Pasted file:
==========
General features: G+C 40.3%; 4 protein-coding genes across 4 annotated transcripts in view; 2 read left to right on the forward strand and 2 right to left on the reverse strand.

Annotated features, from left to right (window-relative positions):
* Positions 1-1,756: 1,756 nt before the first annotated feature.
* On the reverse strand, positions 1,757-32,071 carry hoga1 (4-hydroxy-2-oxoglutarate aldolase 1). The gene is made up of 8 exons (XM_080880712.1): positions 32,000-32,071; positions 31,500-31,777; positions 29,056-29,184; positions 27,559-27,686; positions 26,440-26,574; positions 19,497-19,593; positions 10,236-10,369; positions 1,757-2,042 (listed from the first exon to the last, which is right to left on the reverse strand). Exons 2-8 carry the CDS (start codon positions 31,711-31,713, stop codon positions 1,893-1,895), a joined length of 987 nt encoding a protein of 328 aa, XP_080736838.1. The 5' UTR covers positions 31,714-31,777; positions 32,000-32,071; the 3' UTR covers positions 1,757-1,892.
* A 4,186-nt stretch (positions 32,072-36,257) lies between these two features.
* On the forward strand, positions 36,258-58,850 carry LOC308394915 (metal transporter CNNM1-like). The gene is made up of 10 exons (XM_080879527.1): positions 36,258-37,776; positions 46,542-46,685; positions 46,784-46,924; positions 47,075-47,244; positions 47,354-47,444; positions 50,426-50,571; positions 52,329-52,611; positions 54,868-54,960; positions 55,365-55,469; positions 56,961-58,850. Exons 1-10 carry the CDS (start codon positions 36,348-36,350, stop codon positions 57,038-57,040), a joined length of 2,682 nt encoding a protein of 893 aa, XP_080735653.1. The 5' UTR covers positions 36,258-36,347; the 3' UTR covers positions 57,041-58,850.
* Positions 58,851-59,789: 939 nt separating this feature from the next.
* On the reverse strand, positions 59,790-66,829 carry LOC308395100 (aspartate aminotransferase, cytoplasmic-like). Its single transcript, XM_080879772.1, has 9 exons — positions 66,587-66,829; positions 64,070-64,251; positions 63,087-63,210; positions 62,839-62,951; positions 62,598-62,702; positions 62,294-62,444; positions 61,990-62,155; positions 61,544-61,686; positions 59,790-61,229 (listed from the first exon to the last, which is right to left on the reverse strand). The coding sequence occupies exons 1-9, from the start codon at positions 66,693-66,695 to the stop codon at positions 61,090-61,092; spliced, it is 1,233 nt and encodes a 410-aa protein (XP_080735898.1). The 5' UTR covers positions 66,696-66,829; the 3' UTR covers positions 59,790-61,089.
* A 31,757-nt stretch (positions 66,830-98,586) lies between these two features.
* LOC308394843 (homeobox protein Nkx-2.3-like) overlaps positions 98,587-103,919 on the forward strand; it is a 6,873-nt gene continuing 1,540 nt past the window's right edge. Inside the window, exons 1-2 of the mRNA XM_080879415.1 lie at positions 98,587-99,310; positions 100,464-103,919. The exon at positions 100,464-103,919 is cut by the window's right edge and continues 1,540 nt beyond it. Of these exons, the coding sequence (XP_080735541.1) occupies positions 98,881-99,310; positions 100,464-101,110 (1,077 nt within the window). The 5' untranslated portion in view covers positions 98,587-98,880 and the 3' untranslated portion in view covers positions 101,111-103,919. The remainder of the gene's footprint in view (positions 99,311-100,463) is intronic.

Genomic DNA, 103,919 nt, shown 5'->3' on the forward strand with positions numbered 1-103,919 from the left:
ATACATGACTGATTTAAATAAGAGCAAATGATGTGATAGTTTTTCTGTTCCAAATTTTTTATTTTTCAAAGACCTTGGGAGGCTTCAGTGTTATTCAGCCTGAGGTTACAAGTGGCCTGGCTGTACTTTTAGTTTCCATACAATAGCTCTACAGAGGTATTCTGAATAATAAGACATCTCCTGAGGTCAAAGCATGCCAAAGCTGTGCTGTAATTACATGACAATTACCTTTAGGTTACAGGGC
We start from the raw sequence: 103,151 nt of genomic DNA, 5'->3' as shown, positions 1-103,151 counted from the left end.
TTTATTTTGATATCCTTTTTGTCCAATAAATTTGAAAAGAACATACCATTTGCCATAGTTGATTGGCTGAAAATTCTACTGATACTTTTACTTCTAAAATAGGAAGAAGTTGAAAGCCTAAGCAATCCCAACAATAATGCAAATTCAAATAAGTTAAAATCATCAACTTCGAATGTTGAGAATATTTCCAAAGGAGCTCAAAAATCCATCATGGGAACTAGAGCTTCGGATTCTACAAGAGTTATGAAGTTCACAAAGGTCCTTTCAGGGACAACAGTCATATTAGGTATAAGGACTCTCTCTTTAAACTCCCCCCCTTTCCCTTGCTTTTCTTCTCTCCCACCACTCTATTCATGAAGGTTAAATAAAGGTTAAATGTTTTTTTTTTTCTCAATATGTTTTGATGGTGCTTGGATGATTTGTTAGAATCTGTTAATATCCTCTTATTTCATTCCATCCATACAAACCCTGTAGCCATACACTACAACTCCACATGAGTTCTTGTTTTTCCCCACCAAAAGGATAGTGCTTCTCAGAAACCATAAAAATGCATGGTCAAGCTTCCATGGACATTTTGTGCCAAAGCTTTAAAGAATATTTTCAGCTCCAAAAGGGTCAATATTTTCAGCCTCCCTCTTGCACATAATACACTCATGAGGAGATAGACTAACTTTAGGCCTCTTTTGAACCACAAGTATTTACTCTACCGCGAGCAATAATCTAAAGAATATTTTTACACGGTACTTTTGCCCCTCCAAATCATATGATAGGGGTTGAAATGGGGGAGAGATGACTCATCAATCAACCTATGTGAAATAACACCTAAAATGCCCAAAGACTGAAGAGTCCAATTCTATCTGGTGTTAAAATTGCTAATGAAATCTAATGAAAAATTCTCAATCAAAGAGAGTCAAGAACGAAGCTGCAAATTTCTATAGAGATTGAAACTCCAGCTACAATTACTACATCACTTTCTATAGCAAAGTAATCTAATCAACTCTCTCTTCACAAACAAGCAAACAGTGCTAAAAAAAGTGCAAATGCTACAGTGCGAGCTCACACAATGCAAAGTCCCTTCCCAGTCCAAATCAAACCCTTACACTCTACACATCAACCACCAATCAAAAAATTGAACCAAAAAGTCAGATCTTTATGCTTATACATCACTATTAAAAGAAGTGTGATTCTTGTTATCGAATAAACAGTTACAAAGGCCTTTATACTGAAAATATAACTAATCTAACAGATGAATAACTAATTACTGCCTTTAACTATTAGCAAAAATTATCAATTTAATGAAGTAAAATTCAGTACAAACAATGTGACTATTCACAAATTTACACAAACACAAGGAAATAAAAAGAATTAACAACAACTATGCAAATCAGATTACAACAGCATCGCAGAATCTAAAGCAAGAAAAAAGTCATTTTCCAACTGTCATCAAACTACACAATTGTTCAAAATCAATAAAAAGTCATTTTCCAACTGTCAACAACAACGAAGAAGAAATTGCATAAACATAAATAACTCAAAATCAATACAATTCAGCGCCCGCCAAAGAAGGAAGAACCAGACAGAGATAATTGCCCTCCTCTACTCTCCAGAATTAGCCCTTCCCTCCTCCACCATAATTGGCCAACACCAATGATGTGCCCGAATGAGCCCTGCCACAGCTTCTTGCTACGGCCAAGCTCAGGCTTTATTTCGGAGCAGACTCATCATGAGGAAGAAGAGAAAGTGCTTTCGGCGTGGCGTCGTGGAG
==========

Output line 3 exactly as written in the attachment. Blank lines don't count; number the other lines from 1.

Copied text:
* Positions 1-1,756: 1,756 nt before the first annotated feature.